The Greeks believed land floated on a giant body of water called the Okeanos, controlled by a titan of the same name. Most bodies of water carried similarly mystical connotations; the ocean was home to dangerous monsters like the Scylla and Charybdis, while some rivers led directly to the underworld. As a result, those who traveled in water vessels often encountered a number of supernatural and practical dangers on their voyages.
Jason and his crew, called the Minyans or the Argonauts, sailed on the Argo, a ship built by and named after Argus. Athena, the goddess of wisdom, guided Argus in constructing the Argo, which proved to be the fastest, strongest vessel in Greek mythology. Though Jason was the de facto leader of the Argonauts, Argus played a larger role in ensuring the Argo functioned perfectly, whether they were using oars or sails. As a result of the superior design, the Argo was able to avoid being crushed by the collision of the Cyanean rocks as well as outmaneuver all other water vessels.
The Doomed Ships of Odysseus
Odysseus served as the captain of Agamemnon's ship en route to Troy, sailing first to sacrifice one hundred cattle to Apollo, then traveling to Troy, where the Greeks were eventually victorious. However, his return journey was far more eventful. He commanded 12 ships, yet lost 11 to King Antiphates and his army of Laestrygonian ogres. The final ship was destroyed by the whirlpool monster Charybdis. Odysseus was reduced to floating in the sea on a piece of driftwood before the Phraeacians agreed to help him sail home to Ithaca.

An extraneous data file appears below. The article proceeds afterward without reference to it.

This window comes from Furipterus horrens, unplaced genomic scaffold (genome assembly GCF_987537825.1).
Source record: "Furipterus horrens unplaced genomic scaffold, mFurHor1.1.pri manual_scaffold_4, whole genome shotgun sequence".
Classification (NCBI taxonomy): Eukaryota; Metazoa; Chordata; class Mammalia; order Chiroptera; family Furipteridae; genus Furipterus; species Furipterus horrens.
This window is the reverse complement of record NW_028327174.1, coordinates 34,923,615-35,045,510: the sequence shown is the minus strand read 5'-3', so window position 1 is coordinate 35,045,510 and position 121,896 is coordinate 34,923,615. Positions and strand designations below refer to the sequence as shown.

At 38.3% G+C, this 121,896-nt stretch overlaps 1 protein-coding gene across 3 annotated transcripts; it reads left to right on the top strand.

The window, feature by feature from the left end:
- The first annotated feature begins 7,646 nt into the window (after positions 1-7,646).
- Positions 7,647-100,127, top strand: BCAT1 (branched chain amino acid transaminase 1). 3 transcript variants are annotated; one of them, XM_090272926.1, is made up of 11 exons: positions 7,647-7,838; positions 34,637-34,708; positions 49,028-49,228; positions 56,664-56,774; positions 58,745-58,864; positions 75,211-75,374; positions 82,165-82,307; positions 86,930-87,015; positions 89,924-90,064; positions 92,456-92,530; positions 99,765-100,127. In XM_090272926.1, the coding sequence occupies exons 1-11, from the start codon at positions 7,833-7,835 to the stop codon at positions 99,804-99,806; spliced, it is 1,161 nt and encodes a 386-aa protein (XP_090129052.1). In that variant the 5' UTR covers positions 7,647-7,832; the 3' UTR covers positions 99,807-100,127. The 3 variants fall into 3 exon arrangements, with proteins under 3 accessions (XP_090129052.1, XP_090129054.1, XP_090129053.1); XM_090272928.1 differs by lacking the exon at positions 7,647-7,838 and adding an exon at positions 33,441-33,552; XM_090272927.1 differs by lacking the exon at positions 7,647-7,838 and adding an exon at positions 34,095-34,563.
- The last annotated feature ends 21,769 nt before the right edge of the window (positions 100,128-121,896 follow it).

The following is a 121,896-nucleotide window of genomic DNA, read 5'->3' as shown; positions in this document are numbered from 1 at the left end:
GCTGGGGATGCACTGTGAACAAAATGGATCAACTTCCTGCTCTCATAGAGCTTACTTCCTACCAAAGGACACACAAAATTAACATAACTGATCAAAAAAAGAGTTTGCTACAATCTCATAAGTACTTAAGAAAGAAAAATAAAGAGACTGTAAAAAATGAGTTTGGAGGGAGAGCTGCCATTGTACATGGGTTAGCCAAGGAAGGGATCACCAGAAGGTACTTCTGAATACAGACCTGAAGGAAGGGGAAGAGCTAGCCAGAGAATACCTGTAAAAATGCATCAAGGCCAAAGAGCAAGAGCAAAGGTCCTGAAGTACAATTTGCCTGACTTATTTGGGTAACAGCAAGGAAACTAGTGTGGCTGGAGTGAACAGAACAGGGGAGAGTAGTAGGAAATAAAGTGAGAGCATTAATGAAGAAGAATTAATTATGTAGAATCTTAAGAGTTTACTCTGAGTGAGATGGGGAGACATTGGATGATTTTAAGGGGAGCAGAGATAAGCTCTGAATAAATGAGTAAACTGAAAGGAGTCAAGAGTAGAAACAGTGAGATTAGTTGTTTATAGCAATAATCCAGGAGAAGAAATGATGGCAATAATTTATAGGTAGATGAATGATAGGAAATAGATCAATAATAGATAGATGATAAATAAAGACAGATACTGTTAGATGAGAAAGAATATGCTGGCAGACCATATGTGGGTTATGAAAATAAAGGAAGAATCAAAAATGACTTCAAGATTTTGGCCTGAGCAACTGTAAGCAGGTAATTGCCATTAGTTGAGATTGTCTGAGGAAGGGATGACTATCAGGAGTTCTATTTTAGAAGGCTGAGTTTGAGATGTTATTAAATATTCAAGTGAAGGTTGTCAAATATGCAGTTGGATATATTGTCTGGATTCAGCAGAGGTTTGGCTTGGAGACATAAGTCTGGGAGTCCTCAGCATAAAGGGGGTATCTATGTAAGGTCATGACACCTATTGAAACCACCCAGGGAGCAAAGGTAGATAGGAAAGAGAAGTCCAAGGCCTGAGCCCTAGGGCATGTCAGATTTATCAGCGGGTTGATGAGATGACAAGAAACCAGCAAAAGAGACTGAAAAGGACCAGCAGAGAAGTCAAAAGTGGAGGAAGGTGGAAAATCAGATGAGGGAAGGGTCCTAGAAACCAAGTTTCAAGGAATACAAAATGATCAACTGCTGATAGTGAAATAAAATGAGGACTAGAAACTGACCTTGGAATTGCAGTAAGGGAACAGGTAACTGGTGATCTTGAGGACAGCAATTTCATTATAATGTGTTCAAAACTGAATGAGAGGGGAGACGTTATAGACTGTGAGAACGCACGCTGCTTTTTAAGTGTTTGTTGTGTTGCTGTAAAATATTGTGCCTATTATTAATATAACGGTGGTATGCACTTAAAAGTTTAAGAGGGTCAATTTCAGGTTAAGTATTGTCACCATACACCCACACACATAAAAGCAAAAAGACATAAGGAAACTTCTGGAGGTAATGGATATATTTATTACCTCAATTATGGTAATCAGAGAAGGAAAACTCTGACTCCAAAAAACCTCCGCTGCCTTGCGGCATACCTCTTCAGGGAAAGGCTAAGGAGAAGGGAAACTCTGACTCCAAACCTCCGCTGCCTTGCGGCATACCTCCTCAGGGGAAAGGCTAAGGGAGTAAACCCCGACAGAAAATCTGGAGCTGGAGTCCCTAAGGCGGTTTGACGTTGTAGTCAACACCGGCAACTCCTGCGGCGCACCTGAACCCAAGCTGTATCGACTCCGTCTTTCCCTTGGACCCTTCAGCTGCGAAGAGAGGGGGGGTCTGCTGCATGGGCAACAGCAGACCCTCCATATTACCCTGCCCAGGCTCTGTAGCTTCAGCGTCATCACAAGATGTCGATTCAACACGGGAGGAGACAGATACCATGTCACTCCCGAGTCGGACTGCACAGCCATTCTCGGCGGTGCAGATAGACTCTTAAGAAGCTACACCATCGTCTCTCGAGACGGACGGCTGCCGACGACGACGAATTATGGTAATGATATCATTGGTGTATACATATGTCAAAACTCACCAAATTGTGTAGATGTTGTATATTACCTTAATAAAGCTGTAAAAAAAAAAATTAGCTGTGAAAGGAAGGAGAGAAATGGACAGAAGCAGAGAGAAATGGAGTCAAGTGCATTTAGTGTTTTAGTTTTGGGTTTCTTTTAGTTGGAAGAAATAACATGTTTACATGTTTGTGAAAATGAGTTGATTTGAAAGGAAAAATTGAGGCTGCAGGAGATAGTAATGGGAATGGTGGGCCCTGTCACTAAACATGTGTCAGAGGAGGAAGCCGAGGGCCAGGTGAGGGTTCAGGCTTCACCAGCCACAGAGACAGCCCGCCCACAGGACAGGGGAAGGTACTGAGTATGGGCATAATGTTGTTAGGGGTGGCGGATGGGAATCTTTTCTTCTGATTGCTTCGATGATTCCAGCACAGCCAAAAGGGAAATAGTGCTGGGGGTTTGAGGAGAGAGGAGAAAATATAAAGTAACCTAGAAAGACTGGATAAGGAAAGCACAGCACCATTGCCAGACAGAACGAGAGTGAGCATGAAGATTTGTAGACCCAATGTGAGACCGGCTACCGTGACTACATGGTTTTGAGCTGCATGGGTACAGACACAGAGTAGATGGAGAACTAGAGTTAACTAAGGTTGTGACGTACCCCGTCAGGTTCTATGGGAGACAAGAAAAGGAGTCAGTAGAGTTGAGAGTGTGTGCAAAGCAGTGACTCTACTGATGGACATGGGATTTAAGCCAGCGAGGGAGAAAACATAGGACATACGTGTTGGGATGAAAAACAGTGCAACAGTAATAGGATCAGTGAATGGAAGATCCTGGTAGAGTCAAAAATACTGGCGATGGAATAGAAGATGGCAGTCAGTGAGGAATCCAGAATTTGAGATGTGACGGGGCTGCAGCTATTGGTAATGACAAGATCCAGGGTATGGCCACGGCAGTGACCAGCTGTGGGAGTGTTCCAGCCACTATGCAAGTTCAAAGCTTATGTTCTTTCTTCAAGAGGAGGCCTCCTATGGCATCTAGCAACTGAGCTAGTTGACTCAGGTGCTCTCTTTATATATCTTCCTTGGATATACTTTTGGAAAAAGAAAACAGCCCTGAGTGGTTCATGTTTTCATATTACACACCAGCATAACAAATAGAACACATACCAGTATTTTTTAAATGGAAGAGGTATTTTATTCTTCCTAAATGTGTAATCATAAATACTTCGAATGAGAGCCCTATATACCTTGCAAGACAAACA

The Black Sails of Theseus
Theseus sailed to Crete to halt a macabre ritual. Every nine years, Athens would send a tribute of 14 Athenian youths to Crete, where King Minos sacrificed them to the man-ox hybrid, the Minotaur. His father, Aegeus, feared for his son's life, and asked that Theseus put up white sails if he survived the journey. With the help of Princess Ariadne of Crete, Theseus killed the Minotaur and made his way out of the Labyrinth where the beast lived. However, after losing Ariadne on one of the islands, Theseus forgot to change his sails. When Aegeus saw the black sails, he thought his son had perished and jumped to his death in grief.
Ferry of the Underworld
Not all water vessels in Greek mythology were built and manned by humans. Charon rowed the souls, or shades, of the dead across the Akherousian marsh to their final resting place in the underworld. He would accept all who could pay his fare of a single coin, on the condition that none of his passengers could return to the upper world. He refused to transport passengers who couldn't pay the fare or who received improper burial, though he was, at times willing to allow gods like Dionysius and heroes like Aeneas into his ferry.
- The World of Odysseus, Moses L. Finley
- The Cosmological World of the Greeks, Hector MacPherson
- Theoi Greek Mythology: Okeanos
- The Internet Classics Archive: The Argonautica Book I
- The Internet Classics Archive: The Argonautica Book II
- Project Gutenberg: The Iliad of Homer
- Project Gutenberg: The Odyssey
- University of Chicago: The Parallel Lives by Plutarch
- Theoi Greek Mythology: Kharon
- Project Gutenberg: Virgil's Aeneid in English
Since 2003, Momi Awana's writing has been featured in "The Hawaii Independent," "Tradewinds" and "Eternal Portraits." She served as a communications specialist at the Hawaii State Legislature and currently teaches writing classes at her library. Awana holds a Master of Arts in English from University of Hawaii, Mānoa.